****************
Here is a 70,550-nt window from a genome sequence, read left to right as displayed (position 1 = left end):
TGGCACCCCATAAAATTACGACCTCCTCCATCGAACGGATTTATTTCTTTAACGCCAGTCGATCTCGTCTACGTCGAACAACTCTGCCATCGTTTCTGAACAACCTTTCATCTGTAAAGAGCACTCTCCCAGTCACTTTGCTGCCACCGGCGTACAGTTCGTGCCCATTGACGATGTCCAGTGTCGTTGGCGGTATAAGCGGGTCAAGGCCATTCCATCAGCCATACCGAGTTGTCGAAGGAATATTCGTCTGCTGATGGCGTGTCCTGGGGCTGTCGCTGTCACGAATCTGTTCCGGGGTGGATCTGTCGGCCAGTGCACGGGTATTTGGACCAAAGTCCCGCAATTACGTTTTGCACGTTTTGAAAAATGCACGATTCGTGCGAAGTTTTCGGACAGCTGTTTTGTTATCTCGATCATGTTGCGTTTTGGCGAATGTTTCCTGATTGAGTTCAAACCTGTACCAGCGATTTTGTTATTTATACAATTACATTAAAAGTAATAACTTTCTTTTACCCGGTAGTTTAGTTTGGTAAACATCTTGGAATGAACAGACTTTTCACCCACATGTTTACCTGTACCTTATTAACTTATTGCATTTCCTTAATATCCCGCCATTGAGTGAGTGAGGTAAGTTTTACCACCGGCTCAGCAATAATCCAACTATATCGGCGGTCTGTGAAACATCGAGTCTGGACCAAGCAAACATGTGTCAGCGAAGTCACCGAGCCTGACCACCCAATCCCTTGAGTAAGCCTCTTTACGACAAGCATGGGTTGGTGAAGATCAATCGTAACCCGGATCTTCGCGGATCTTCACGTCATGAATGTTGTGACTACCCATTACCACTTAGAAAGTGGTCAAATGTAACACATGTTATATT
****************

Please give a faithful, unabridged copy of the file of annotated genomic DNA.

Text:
Here is a 70,550-nt window from a genome sequence, read left to right as displayed (position 1 = left end):
TGGCACCCCATAAAATTACGACCTCCTCCATCGAACGGATTTATTTCTTTAACGCCAGTCGATCTCGTCTACGTCGAACAACTCTGCCATCGTTTCTGAACAACCTTTCATCTGTAAAGAGCACTCTCCCAGTCACTTTGCTGCCACCGGCGTACAGTTCGTGCCCATTGACGATGTCCAGTGTCGTTGGCGGTATAAGCGGGTCAAGGCCATTCCATCAGCCATACCGAGTTGTCGAAGGAATATTCGTCTGCTGATGGCGTGTCCTGGGGCTGTCGCTGTCACGAATCTGTTCCGGGGTGGATCTGTCGGCCAGTGCACGGGTATTTGGACCAAAGTCCCGCAATTACGTTTTGCACGTTTTGAAAAATGCACGATTCGTGCGAAGTTTTCGGACAGCTGTTTTGTTATCTCGATCATGTTGCGTTTTGGCGAATGTTTCCTGATTGAGTTCAAACCTGTACCAGCGATTTTGTTATTTATACAATTACATTAAAAGTAATAACTTTCTTTTACCCGGTAGTTTAGTTTGGTAAACATCTTGGAATGAACAGACTTTTCACCCACATGTTTACCTGTACCTTATTAACTTATTGCATTTCCTTAATATCCCGCCATTGAGTGAGTGAGGTAAGTTTTACCACCGGCTCAGCAATAATCCAACTATATCGGCGGTCTGTGAAACATCGAGTCTGGACCAAGCAAACATGTGTCAGCGAAGTCACCGAGCCTGACCACCCAATCCCTTGAGTAAGCCTCTTTACGACAAGCATGGGTTGGTGAAGATCAATCGTAACCCGGATCTTCGCGGATCTTCACGTCATGAATGTTGTGACTACCCATTACCACTTAGAAAGTGGTCAAATGTAACACATGTTATATT